Recently, California passed the California Consumer Privacy Act of 2018.
After only one week of review and revisions, the legislature introduced a sweeping privacy law that will be the strictest of its kind in the United States. The timeline was compressed because the legislature was working to prevent a bill from appearing on the November ballot that would have potentially placed greater restrictions on the use of personal data for commercial operations. The bill was signed just in time to allow the initiative to be withdrawn from the ballot.
Who is affected by the California Consumer Privacy Act
The California Consumer Privacy Act doesn’t go into effect until January 1, 2020, and there will likely be additional guidance and potential revisions made before it is in effect – but employers should take notice. The law applies to for-profit businesses that do business in California (or affiliated businesses that do not do business in California) that meet one or more of the following criteria:
The right to be removed
The California legislation is not unlike the European Union’s General Data Protection Regulation in some ways. It contains rules requiring businesses that collect or sell personal data to provide information on the types of data collected and/or sold, the sources of that data, who the data will be disclosed to, and how it will be used. There are restrictions on the use of the data, unless the individuals are notified of the updated use of the data by the companies using it.
Additional requirements include the ‘right to be removed,’ which allows individuals to request to have their personal data deleted upon request. There are exceptions to this rule, such as allowing companies to maintain records needed for transaction purposes or to comply with other laws and legal obligations. But these exceptions don’t guarantee the individuals will understand the reasoning.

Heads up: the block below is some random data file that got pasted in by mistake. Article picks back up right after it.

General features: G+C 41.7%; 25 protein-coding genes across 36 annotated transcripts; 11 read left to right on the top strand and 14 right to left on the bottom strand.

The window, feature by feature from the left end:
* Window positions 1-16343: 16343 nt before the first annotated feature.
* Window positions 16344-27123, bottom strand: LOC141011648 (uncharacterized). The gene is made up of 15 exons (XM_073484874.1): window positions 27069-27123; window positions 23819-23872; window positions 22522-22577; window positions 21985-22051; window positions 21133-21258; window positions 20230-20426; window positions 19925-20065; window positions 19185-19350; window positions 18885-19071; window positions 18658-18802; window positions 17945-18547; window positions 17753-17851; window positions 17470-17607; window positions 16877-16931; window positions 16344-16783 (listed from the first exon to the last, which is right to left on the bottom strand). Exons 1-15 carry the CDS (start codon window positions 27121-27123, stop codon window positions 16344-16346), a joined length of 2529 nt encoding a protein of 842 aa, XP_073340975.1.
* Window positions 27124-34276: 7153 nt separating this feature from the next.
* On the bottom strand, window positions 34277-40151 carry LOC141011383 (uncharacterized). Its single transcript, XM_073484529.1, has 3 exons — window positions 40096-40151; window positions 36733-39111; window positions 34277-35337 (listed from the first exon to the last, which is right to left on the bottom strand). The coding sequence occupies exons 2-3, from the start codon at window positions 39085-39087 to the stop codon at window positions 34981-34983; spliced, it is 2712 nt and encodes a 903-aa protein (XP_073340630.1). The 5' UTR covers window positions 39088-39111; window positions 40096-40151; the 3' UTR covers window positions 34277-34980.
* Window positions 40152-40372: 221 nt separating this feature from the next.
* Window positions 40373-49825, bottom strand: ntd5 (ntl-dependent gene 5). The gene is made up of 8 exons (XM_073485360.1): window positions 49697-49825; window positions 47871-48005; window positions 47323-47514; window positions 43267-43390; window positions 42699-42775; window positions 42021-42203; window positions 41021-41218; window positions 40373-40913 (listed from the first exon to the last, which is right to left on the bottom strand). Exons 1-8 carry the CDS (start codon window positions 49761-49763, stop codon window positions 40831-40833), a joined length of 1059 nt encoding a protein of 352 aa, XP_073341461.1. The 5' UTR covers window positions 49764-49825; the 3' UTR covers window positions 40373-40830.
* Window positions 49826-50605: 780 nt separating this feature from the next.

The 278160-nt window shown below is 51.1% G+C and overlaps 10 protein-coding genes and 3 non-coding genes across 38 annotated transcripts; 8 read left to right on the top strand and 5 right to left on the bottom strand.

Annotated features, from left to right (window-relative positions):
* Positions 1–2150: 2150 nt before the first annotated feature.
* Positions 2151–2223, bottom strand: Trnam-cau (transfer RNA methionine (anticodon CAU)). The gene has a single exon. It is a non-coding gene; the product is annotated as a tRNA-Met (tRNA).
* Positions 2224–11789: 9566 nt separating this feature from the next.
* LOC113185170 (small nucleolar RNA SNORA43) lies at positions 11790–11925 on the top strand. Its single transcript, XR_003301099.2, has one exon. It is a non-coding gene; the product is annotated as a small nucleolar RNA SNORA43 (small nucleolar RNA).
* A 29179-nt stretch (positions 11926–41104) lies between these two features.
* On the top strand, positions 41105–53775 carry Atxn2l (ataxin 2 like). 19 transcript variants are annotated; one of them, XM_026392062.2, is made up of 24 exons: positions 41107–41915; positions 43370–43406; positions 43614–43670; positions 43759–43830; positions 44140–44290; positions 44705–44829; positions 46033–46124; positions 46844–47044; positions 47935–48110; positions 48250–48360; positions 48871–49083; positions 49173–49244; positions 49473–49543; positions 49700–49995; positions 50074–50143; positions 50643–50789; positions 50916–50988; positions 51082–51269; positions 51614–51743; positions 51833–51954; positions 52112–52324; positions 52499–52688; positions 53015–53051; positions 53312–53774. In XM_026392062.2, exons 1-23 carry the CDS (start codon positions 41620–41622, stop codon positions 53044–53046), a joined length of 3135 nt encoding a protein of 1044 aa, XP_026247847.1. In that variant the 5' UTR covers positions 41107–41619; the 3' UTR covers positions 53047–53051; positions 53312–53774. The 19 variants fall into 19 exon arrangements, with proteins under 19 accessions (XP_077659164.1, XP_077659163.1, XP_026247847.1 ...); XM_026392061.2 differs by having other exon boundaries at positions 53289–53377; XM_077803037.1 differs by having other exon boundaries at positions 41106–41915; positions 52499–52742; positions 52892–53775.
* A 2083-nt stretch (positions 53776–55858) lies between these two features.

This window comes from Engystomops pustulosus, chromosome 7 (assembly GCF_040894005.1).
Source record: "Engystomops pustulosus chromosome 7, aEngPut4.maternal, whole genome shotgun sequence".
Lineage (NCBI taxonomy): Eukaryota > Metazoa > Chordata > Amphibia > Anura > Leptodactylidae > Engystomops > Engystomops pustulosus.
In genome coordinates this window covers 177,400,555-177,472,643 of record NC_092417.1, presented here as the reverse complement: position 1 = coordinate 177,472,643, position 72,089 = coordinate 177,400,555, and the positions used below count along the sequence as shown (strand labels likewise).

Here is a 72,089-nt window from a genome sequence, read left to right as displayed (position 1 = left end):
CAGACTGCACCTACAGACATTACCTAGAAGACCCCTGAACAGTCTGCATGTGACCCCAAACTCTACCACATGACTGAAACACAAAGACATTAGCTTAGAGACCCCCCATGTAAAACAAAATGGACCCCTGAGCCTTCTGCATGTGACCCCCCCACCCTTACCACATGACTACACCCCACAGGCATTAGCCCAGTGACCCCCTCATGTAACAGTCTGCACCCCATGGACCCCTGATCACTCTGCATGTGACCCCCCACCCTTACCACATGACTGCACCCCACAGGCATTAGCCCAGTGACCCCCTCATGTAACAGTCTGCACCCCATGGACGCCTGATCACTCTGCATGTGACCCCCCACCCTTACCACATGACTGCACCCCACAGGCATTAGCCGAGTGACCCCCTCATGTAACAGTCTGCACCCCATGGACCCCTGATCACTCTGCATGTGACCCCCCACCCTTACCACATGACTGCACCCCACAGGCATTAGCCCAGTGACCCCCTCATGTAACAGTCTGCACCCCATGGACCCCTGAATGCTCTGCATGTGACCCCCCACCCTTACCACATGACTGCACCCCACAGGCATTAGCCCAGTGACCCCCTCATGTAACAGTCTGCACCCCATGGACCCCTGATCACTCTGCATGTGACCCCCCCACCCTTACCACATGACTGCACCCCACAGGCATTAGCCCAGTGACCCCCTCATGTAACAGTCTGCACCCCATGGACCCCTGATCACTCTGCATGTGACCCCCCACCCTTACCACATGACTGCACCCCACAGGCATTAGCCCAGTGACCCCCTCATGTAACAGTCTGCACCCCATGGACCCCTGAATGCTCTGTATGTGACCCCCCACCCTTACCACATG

There are other restrictions within the regulations, such as addressing individual opt-out rights, and the prohibition of businesses refusing to serve individuals that exercise their privacy rights.
There are several key exceptions to this rule. This includes one specifically geared toward health information collected by a covered entity or governed by the privacy, security, and breach notification rules issued within HIPAA.
So, what does all this mean for employer plans?
While many employers may not meet the requirements of the covered businesses within the California regulation, many will and will need to take notice. It is likely that additional guidance or revisions will be released prior to the law’s effective date. But, until such guidance is received, employers should evaluate their positions based on current legislation.
It remains to be seen how many people will seek to exercise their upcoming additional rights regarding data privacy and their right to be forgotten. But employers should evaluate their current processes to ensure that they will comply with the new requirements, and where needed, develop additional steps to review and appropriately address data privacy inquiries.
Unsure about your next steps? We can help you navigate your compliance questions.